Drug Interactions
In vitro studies have shown that R-bicalutamide is an inhibitor of CYP 3A4, with lesser inhibitory effects on CYP 2C9, 2C19 and 2D6 activity.
Although clinical studies using antipyrine as a marker of cytochrome P450 (CYP) activity showed no evidence of a drug interaction potential with Casodex, mean midazolam exposure (AUC) was increased by up to 80%, after co-administration of Casodex for 28 days. For drugs with a narrow therapeutic index such an increase could be of relevance. As such, concomitant use of terfenadine, astemizole and cisapride is contraindicated and caution should be exercised with the co-administration of Casodex with compounds such as ciclosporin and calcium channel blockers. Dosage reduction may be required for these drugs particularly if there is evidence of enhanced or adverse drug effect. For ciclosporin, it is recommended that plasma concentrations and clinical condition are closely monitored following initiation or cessation of Casodex therapy.
Caution should be exercised when prescribing Casodex with other drugs which may inhibit drug oxidation e.g. cimetidine and ketoconazole. In theory, this could result in increased plasma concentrations of bicalutamide (Casodex) which theoretically could lead to an increase in side effects.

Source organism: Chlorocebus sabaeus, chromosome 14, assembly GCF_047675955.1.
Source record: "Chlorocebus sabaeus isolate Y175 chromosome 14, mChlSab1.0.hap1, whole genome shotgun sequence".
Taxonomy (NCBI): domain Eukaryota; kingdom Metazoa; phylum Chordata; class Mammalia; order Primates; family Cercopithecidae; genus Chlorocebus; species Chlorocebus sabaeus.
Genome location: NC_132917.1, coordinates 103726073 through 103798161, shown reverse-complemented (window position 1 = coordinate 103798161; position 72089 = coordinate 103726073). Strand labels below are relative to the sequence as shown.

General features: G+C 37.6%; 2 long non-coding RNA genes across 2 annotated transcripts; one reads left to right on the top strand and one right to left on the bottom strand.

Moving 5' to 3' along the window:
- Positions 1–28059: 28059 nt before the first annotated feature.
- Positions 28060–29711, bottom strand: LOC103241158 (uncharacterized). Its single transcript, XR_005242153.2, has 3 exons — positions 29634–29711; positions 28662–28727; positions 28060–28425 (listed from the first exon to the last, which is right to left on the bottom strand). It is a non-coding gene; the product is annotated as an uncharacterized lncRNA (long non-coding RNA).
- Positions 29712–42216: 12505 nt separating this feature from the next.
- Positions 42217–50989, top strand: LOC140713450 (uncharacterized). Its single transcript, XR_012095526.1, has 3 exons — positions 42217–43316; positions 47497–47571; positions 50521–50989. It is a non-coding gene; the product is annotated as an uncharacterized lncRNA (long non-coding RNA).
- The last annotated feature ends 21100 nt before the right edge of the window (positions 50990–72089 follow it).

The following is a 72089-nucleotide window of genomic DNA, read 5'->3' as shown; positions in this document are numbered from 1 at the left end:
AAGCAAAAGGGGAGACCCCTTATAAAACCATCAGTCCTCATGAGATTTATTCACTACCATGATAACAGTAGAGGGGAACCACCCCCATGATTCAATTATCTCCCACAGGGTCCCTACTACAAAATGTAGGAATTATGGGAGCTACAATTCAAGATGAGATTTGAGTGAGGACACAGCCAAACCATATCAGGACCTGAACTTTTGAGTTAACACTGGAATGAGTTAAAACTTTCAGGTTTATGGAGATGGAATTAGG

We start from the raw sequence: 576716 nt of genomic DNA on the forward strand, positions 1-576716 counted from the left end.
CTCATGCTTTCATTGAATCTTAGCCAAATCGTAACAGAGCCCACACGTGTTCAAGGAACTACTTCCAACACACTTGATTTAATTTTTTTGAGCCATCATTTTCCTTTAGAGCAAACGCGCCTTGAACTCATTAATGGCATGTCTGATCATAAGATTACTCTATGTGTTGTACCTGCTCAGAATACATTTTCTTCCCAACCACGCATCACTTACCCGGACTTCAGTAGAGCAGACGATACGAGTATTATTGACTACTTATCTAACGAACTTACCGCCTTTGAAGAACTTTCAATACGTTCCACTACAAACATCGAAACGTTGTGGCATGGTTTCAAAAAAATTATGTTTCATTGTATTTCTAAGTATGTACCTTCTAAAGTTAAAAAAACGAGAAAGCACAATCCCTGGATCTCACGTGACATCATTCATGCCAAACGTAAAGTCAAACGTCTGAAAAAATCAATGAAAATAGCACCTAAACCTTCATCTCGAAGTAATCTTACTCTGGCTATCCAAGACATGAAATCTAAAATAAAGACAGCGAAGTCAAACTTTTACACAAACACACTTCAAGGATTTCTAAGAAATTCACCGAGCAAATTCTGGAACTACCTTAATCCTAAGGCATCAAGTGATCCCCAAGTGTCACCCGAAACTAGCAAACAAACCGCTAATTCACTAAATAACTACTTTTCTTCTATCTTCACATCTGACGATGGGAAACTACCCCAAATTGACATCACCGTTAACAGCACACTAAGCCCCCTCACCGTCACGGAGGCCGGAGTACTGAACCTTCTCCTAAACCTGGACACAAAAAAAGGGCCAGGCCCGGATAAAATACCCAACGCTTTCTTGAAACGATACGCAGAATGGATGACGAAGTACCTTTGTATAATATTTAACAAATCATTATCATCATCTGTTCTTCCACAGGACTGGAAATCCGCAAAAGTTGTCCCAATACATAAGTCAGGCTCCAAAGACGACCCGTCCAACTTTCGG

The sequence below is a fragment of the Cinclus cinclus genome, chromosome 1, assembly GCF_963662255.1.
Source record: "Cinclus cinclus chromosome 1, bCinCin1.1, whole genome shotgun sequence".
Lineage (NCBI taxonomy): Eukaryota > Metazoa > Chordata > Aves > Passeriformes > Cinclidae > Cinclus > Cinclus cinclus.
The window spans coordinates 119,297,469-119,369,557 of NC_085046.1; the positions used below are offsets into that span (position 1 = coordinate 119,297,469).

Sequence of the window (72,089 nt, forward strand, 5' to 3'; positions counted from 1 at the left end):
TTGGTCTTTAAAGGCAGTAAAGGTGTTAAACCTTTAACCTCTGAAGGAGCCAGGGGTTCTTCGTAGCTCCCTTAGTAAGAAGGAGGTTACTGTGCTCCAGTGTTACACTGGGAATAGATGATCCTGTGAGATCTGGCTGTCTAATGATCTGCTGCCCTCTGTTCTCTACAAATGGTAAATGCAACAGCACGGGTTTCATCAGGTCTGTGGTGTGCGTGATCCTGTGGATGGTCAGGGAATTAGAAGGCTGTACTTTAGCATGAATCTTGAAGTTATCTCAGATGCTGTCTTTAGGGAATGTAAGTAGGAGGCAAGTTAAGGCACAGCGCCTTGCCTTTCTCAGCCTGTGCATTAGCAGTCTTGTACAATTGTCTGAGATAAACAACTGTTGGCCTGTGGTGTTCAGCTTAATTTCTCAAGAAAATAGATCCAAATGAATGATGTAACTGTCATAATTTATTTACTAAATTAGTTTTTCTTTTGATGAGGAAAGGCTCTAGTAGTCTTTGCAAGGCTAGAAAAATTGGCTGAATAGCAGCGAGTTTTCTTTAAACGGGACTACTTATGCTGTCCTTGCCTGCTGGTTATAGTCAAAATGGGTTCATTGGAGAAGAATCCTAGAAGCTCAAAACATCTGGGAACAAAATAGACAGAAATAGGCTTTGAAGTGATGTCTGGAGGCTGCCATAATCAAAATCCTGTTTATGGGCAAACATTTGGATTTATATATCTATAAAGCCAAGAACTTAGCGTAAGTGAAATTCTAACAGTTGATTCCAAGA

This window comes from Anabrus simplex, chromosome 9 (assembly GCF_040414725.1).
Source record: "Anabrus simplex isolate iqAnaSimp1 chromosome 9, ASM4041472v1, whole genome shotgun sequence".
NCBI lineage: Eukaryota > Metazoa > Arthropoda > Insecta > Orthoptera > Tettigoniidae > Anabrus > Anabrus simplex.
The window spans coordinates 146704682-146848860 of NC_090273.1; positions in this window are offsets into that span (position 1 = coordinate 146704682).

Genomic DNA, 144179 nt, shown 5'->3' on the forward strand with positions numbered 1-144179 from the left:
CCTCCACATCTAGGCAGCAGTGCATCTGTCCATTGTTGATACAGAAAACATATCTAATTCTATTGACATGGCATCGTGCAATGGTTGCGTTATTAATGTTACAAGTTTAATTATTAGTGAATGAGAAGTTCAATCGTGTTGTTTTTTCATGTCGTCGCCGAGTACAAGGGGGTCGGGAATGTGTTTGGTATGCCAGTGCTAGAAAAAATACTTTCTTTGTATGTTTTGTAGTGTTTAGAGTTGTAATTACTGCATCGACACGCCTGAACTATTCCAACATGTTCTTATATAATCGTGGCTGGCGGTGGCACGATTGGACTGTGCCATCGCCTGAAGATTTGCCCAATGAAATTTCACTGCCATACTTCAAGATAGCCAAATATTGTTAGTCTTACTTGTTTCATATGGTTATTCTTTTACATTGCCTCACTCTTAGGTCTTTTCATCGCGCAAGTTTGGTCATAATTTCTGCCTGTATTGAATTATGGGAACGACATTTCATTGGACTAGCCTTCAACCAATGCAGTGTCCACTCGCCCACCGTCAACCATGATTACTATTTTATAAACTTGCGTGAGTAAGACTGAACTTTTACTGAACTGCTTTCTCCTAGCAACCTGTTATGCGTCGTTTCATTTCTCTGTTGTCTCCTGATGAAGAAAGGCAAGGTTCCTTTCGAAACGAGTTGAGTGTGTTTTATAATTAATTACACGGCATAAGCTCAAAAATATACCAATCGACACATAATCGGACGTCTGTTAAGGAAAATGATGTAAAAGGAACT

In vitro studies have shown that Casodex can displace the coumarin anticoagulant, warfarin, from its protein binding sites. It is therefore recommended that if Casodex is started in patients who are already receiving coumarin anticoagulants, prothrombin time should be closely monitored.
Since androgen deprivation treatment may prolong the QT interval, the concomitant use of Casodex with medicinal products known to prolong the QT interval or medicinal products able to induce Torsade de Pointes should be carefully evaluated (see Precautions).
50-mg: There is no evidence of any pharmacodynamic or pharmacokinetic interactions between Casodex and LHRH analogues.
Caution For Usage
Instructions for use, handling and disposal: No special precautions required.
Incompatibilities: 50-mg: None known.
150-mg: None applicable.
Storage
Do not store above 30°C.
ATC Classification
L02BB03 - bicalutamide ; Belongs to the class of anti-androgens. Used in treatment of neoplastic diseases.
Presentation/Packing
FC tab (white) 50 mg x 28's. 150 mg x 28's.